A hub of life': New 500-acre development in West Omaha dedicated.

September 26, 2019

Work has started on new car dealership, senior living facility, and developer's new 50 acre-campus.

OMAHA, Neb. — As guests toasted with glasses of Champagne, Bart Emanuel said the project at hand is far from finished.

Five hundred acres of land in West Omaha, stretching from Dodge Street past Pacific Street and into Pine Street, will become Heartwood Preserve.

Boys Town owned the land, a dairy farm, for 70 years. Emanuel and developers with Applied Underwriters said in a matter of time, thousands will work, live, shop and play in the multimillion-dollar development.

“I’m very excited to see all the new construction that you see, as you drive around here, is starting to come out of the ground,” he said.

Emanuel has lead the development of Heartwood for Applied, the company funding the development. As of Monday’s dedication, work has started on a new car dealership operated by H&H, a 300-unit senior living facility, and Applied Underwriter’s new 50 acre-campus.

What most impressed Nebraska Lt. Gov. Mike Foley, who came to the dedication, was the sheer size and investment in the project. Foley said it marks a vote of confidence in both Omaha and Nebraska’s future.

“It’s kind of mind-boggling to get your arms around what’s really happening here, but to think this was just farmland owned by Boys Town … it’s going to become such a hub of life,” Foley said.

Artist renderings portrayed plans for apartments, town houses and estates built near parks, green spaces and what Emanuel says will become a vibrant shopping district.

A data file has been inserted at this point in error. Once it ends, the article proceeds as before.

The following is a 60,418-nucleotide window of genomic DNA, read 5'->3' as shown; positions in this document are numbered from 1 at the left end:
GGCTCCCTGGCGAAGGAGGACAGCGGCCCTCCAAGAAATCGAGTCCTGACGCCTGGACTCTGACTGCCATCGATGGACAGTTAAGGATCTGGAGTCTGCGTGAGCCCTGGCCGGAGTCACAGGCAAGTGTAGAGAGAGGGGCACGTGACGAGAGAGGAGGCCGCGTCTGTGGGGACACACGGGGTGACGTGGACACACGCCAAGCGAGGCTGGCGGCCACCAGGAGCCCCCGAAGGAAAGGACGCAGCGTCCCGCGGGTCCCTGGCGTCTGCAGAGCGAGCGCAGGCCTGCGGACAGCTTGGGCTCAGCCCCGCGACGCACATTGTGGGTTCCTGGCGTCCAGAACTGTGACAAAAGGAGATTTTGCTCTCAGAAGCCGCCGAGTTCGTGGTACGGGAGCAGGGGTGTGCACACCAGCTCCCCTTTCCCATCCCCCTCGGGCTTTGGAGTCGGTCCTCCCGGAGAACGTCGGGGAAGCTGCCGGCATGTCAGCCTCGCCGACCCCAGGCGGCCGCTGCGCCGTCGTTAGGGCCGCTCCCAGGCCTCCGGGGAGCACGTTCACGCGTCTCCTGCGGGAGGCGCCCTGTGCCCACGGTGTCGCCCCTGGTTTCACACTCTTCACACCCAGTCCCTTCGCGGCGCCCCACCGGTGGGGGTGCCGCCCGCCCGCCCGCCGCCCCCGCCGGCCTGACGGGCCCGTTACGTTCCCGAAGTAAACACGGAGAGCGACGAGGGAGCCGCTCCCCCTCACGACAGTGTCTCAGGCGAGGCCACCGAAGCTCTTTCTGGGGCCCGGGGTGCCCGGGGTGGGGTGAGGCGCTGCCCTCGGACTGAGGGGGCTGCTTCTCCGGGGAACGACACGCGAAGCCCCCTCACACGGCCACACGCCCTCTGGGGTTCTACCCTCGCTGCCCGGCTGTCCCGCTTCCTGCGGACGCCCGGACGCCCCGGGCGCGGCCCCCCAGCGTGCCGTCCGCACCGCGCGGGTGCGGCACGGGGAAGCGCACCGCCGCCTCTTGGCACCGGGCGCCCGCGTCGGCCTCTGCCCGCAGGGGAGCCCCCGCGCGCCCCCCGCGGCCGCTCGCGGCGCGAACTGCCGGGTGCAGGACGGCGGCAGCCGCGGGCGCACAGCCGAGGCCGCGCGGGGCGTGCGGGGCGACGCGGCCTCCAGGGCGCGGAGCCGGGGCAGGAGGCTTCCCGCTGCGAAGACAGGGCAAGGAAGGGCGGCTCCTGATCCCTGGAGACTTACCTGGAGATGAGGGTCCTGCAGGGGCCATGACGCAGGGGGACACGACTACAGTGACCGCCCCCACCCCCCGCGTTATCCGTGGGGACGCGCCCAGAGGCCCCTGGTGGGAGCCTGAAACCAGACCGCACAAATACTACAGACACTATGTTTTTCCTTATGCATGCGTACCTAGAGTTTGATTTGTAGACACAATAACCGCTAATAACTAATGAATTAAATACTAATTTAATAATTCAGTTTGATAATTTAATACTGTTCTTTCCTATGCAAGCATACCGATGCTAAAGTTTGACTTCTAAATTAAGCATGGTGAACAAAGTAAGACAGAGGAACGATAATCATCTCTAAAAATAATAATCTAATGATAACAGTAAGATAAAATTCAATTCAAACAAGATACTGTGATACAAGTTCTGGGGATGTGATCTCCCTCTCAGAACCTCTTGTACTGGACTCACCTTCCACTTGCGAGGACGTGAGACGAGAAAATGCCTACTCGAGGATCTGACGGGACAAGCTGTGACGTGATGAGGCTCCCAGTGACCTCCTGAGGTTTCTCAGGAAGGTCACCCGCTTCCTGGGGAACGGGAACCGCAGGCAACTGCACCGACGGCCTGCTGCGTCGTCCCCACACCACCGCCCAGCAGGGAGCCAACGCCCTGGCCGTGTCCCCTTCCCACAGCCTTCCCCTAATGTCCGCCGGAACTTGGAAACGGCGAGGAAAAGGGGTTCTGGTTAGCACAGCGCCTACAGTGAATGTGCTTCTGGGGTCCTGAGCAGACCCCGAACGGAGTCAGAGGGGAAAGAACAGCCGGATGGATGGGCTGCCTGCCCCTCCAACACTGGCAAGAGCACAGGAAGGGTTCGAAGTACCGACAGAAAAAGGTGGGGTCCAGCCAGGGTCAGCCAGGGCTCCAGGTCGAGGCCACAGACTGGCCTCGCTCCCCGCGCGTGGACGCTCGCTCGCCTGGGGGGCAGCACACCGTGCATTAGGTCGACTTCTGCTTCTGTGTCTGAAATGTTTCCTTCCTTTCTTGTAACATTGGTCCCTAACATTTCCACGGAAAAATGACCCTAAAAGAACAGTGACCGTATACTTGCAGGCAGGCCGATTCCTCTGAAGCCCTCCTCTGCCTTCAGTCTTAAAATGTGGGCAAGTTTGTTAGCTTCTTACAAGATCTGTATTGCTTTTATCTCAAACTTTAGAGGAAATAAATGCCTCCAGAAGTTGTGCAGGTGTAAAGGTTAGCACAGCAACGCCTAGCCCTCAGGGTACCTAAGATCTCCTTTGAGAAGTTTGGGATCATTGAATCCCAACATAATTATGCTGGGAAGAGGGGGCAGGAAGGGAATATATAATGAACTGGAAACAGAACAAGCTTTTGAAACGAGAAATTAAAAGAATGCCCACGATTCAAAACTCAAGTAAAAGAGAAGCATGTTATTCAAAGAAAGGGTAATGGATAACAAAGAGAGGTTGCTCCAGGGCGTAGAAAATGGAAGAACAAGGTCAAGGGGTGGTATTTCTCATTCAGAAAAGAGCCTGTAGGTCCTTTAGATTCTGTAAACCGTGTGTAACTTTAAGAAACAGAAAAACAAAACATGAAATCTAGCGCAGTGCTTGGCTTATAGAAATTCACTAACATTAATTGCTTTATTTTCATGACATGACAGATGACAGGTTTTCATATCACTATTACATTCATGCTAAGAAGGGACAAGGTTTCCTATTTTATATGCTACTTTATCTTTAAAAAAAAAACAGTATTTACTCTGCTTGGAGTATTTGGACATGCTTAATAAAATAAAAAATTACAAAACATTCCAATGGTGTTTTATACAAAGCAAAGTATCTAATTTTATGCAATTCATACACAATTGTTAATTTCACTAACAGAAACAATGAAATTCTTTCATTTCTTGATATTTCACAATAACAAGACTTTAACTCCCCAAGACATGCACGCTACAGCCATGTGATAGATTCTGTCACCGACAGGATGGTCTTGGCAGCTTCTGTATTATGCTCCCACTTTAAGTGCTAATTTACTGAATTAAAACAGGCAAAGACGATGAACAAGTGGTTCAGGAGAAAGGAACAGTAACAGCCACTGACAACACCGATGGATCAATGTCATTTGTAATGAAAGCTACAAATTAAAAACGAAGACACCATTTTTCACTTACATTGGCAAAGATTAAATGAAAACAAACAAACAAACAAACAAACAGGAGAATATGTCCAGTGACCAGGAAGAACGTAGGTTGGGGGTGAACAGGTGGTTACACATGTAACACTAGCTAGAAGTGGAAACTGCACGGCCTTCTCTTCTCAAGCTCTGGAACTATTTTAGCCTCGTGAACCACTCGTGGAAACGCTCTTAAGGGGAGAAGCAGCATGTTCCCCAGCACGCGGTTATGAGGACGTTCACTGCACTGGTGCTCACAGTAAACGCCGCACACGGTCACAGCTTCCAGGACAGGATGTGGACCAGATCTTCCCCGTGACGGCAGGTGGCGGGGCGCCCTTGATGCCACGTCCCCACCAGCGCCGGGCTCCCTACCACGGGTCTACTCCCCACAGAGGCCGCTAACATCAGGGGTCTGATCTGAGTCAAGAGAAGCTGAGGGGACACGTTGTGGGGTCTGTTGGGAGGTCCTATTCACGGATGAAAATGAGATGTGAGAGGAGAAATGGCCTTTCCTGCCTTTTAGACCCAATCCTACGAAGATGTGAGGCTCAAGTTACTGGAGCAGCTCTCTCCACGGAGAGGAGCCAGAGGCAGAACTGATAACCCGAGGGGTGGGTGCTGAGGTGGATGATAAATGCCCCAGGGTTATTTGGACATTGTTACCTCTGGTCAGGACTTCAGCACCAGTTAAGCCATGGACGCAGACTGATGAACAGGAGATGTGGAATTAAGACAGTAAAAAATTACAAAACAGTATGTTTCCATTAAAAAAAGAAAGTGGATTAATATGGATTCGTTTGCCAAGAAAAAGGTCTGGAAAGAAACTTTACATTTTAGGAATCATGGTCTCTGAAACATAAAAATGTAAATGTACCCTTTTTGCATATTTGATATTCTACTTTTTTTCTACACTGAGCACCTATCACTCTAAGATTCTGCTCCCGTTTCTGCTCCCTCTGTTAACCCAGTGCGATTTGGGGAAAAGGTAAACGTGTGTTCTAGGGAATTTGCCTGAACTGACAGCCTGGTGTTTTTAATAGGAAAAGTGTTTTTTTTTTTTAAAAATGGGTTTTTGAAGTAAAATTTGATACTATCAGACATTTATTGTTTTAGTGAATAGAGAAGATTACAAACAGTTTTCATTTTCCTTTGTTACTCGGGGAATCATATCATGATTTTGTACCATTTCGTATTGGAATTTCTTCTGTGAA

“You look at Heartwood Row, that’s going to be a little Old Market area, if you will, right out here in West Omaha,” he said.

Both Foley and Omaha Mayor Jean Stothert said Heartwood Preserve can become a new hub of commerce, education and recreation in West Omaha, as well as a linch pin for the city and state’s economy.

“I’m certain that Heartwood Preserve will become the next good neighbor, offering beautiful public spaces, trails, and new opportunities for employment and business growth,” Stothert said.

“I think the hundreds of millions of dollars that will be invested in this property is really a vote of confidence for the future of our state,” Foley said.

Emanuel said the concept of Heartwood Preserve took 3 1/2 years to put together, adding that it may take 15 years to finish every part of the development. Still, Emanuel said the first business should open by 2020, with families potentially moving to the development by 2021.

As for preserving a piece of the Boys Town farm, Emanuel said developers plan to both repurpose the old barn’s roof and make it a permanent fixture in the neighborhood, and move the statue to Heartwood’s entrance, to greet everyone who visits the community.

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